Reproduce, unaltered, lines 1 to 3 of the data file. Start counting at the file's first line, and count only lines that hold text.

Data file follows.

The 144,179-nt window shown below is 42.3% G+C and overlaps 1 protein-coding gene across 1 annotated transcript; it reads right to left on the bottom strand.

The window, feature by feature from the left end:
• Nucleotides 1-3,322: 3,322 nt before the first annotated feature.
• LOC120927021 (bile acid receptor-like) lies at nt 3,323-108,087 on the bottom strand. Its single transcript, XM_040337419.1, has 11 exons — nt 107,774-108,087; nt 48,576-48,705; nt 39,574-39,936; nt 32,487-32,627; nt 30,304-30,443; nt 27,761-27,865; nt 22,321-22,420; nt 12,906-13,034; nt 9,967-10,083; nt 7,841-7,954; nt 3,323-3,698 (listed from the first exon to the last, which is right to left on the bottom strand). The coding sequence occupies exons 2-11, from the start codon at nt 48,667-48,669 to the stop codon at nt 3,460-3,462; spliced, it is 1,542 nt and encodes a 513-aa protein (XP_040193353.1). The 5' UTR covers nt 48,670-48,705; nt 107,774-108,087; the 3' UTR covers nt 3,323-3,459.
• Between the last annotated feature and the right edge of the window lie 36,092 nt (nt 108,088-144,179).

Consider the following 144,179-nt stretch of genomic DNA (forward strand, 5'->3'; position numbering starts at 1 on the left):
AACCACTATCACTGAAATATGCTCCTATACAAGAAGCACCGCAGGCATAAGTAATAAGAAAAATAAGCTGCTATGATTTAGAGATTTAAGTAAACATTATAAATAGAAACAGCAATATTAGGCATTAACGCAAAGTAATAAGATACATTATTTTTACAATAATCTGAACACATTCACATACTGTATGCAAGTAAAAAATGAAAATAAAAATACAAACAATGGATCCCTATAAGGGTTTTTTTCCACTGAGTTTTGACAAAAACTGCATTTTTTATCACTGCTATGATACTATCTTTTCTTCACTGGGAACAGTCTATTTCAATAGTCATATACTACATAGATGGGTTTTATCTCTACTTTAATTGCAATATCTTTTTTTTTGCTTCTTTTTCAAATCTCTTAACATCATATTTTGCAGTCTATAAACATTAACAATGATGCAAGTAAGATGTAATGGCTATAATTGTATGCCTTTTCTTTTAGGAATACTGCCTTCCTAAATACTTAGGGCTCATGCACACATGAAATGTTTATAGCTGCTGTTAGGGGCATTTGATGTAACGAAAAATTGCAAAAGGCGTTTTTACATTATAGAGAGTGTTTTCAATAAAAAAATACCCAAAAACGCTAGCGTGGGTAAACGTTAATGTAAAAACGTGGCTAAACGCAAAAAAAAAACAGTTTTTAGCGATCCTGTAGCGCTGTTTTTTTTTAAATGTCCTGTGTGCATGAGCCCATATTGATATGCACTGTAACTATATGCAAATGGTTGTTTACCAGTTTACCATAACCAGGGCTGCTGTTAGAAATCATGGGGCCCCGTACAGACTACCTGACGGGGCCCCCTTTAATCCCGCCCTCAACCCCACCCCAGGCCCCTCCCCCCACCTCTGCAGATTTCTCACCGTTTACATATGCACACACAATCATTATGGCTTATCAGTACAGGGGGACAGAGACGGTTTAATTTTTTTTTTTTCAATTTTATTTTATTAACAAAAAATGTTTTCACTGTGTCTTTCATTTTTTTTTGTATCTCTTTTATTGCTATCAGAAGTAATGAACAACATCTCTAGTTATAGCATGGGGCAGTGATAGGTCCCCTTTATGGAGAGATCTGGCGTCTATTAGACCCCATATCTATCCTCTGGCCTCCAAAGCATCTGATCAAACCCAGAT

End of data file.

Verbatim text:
The 144,179-nt window shown below is 42.3% G+C and overlaps 1 protein-coding gene across 1 annotated transcript; it reads right to left on the bottom strand.

The window, feature by feature from the left end:
• Nucleotides 1-3,322: 3,322 nt before the first annotated feature.